Sherrie: In those two schools were there activities that African American students could not participate in? Were there certain kinds of activities that only the white students…?

ALICE: Well, during my time, I don't think it was that clearly delineated, but you just couldn't take part in some of the things because no one before you did it and then you didn't do it. But in the previous generation, they had a basketball team that was all black that was called Promoters, because they were not allowed to play basketball with white students. But, black kids could play football with white students. The promoters had their own cheerleaders. Black people wanted a course of their own, it was called the Cameron White Course because they couldn't sit with white students and, so, they just had a whole kind of regimen of their own things that they could do. And, for the sports things, they did the same things as white students, like having the cheerleaders and you saw that the black people of the community supported the promoters and the Cameron White Course. Other than that I don't know about other activities. I may be missing something, but I don't know of other activities, those are the two that my mother and her brothers belonged to or took part in and, so, that's why I know about them. I know when we did our Liberty Memorial 75th Anniversary, I believe it was two or three years back, and one of the things that we found when they were doing this, they were looking up people that were the first graduates of Liberty Memorial and all they had were white students. And I was on that committee and I kept thinking something is wrong with this picture, I know that there were black kids that went to that school. And, so, anyway, because there were two… when you looked in the history of that building being built, I found two black ministers' names. And, so, they probably helped raise money or something to help get that building built because their names were on the list of supporters. And, so, I found it hard to believe that there weren't black students. And, finally, they found the black students were listed at the back of the annual magazine at that time and they were all put there together. And, there was one man… he's deceased now, but his name was Salisbury… and although they had already published all the graduates in the paper, they did a special interview with him. And he was so pleased that anybody had contacted him because I had called him and told him we wanted to do this and he wasn't sure that he'd do the interview, but he did. And, he subsequently donated a musical instrument to Central Junior High that belonged to his father that was awarded to his father, and he made that donation to them before he died.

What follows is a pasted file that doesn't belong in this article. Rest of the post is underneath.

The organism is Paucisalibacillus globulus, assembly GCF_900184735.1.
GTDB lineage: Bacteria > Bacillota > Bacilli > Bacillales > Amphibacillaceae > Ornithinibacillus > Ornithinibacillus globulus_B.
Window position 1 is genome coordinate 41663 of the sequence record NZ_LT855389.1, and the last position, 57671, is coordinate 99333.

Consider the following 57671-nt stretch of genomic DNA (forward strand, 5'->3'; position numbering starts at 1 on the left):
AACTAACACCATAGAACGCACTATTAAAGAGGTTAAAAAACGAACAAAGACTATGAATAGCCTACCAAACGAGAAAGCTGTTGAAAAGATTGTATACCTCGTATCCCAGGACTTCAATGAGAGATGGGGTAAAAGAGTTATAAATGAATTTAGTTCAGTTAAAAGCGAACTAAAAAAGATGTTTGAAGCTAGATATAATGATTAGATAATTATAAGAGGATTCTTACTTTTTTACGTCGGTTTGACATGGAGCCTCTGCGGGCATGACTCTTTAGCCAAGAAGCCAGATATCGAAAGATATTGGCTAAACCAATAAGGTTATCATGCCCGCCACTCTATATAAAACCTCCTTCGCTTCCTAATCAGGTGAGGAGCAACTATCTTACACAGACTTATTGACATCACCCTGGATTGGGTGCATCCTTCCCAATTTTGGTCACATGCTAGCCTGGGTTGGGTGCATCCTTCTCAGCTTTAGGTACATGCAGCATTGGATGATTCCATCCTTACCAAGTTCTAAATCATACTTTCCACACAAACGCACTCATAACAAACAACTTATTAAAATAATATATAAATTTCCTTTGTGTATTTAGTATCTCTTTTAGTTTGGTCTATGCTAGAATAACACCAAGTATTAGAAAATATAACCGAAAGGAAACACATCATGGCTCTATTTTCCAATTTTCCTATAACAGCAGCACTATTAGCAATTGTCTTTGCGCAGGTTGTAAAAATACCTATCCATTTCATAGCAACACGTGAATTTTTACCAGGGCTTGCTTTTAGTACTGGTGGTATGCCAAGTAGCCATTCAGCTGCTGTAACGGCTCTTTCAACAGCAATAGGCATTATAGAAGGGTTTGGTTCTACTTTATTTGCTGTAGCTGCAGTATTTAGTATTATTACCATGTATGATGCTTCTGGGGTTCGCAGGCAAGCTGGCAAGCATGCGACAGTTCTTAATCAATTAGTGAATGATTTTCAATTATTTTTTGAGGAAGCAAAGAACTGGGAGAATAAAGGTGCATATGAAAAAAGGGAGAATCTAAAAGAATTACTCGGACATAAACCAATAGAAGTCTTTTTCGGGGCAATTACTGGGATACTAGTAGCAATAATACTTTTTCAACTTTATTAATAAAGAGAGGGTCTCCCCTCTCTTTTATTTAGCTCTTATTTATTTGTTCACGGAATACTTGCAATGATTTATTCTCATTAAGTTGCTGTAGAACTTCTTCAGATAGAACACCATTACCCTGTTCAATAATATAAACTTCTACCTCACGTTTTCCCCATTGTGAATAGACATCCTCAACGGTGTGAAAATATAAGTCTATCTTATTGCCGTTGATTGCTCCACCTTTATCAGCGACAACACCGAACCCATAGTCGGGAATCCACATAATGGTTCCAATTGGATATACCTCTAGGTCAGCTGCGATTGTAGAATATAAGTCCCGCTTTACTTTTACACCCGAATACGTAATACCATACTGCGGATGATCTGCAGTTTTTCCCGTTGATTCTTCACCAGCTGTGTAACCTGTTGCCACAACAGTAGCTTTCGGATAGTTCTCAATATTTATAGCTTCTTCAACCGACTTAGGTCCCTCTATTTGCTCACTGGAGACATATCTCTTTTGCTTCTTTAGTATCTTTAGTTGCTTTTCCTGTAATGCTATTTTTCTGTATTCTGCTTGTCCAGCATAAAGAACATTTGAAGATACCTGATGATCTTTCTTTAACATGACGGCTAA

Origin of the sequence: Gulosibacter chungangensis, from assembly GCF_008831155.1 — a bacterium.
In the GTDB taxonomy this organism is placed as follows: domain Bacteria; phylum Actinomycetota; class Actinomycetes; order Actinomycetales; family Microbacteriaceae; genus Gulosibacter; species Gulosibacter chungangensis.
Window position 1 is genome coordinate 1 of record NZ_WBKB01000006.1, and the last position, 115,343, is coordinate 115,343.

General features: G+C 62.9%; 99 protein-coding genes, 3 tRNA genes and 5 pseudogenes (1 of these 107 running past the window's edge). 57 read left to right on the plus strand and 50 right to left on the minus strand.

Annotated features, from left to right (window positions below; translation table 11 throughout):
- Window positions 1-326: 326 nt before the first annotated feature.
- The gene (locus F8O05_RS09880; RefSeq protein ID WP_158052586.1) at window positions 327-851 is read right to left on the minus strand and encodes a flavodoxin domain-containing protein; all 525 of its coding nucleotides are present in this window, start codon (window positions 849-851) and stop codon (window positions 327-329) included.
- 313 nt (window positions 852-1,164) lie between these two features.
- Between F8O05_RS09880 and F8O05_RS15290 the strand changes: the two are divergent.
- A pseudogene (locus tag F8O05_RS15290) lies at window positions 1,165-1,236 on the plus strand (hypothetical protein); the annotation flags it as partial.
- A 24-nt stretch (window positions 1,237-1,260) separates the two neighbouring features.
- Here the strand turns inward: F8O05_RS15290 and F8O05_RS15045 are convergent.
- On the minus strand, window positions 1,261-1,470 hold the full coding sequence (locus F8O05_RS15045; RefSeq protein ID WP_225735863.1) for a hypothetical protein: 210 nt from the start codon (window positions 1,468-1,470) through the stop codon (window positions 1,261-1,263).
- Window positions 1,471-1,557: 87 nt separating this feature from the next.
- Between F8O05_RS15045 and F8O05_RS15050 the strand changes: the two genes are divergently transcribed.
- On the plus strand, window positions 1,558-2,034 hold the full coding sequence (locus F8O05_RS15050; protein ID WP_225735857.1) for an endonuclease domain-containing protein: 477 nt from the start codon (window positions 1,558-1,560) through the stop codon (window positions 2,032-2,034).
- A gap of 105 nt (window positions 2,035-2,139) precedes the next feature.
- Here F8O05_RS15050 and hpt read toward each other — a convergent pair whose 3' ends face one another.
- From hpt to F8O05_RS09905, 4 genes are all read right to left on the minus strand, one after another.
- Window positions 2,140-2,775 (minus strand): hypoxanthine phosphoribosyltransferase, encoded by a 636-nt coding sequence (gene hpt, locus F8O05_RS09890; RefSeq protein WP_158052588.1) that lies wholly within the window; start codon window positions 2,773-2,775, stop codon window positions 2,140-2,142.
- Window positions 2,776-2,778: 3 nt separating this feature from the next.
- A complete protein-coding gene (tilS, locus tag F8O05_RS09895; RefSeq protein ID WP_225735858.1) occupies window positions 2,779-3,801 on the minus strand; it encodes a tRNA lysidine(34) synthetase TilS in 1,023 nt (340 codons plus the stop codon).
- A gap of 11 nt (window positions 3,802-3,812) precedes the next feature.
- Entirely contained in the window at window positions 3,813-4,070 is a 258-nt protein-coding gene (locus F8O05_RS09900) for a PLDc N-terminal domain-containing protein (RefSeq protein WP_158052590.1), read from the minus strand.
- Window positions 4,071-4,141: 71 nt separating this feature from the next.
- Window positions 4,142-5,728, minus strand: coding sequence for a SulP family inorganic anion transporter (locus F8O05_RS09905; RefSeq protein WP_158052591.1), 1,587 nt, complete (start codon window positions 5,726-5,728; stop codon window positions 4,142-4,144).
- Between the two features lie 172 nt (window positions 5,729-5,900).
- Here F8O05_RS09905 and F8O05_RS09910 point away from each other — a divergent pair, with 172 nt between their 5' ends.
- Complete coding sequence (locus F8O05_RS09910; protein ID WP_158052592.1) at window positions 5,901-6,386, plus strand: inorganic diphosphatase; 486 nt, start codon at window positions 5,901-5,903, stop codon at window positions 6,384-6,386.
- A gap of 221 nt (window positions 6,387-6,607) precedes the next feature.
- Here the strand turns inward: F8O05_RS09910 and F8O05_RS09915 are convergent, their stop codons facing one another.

Sherrie: Do you remember any instances of African Americans students doing something that hadn't been done before by African American students? Were there ever any black students in student government?